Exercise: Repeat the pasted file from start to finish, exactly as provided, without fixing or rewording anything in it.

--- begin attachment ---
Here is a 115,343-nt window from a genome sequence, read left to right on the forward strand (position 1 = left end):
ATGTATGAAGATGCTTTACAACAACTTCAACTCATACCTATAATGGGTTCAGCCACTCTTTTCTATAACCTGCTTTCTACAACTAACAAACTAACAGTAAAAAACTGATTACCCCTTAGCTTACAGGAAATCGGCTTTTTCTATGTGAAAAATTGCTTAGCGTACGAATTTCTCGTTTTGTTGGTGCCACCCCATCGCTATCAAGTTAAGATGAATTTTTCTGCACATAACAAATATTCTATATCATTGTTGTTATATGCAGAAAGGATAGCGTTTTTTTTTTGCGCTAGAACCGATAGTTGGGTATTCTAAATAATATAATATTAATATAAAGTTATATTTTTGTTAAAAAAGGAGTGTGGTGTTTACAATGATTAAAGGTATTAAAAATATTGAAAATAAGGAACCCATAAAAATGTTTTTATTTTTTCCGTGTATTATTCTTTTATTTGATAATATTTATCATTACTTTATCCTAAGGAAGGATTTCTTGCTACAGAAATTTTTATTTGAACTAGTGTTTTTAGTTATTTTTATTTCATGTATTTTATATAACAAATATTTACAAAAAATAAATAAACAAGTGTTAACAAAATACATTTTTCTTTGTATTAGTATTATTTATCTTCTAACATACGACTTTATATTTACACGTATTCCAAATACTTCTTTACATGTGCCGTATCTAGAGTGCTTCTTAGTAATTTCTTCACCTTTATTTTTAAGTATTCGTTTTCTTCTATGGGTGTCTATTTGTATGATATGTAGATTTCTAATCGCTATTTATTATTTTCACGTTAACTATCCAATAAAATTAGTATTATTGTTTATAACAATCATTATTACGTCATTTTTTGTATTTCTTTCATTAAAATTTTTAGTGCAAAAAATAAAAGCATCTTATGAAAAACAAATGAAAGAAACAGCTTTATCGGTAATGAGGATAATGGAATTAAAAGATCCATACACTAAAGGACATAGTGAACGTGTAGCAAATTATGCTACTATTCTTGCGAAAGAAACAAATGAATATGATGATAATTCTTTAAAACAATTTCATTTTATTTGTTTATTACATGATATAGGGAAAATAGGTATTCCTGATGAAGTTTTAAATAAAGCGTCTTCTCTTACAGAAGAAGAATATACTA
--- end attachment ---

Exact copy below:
Here is a 115,343-nt window from a genome sequence, read left to right on the forward strand (position 1 = left end):
ATGTATGAAGATGCTTTACAACAACTTCAACTCATACCTATAATGGGTTCAGCCACTCTTTTCTATAACCTGCTTTCTACAACTAACAAACTAACAGTAAAAAACTGATTACCCCTTAGCTTACAGGAAATCGGCTTTTTCTATGTGAAAAATTGCTTAGCGTACGAATTTCTCGTTTTGTTGGTGCCACCCCATCGCTATCAAGTTAAGATGAATTTTTCTGCACATAACAAATATTCTATATCATTGTTGTTATATGCAGAAAGGATAGCGTTTTTTTTTTGCGCTAGAACCGATAGTTGGGTATTCTAAATAATATAATATTAATATAAAGTTATATTTTTGTTAAAAAAGGAGTGTGGTGTTTACAATGATTAAAGGTATTAAAAATATTGAAAATAAGGAACCCATAAAAATGTTTTTATTTTTTCCGTGTATTATTCTTTTATTTGATAATATTTATCATTACTTTATCCTAAGGAAGGATTTCTTGCTACAGAAATTTTTATTTGAACTAGTGTTTTTAGTTATTTTTATTTCATGTATTTTATATAACAAATATTTACAAAAAATAAATAAACAAGTGTTAACAAAATACATTTTTCTTTGTATTAGTATTATTTATCTTCTAACATACGACTTTATATTTACACGTATTCCAAATACTTCTTTACATGTGCCGTATCTAGAGTGCTTCTTAGTAATTTCTTCACCTTTATTTTTAAGTATTCGTTTTCTTCTATGGGTGTCTATTTGTATGATATGTAGATTTCTAATCGCTATTTATTATTTTCACGTTAACTATCCAATAAAATTAGTATTATTGTTTATAACAATCATTATTACGTCATTTTTTGTATTTCTTTCATTAAAATTTTTAGTGCAAAAAATAAAAGCATCTTATGAAAAACAAATGAAAGAAACAGCTTTATCGGTAATGAGGATAATGGAATTAAAAGATCCATACACTAAAGGACATAGTGAACGTGTAGCAAATTATGCTACTATTCTTGCGAAAGAAACAAATGAATATGATGATAATTCTTTAAAACAATTTCATTTTATTTGTTTATTACATGATATAGGGAAAATAGGTATTCCTGATGAAGTTTTAAATAAAGCGTCTTCTCTTACAGAAGAAGAATATACTA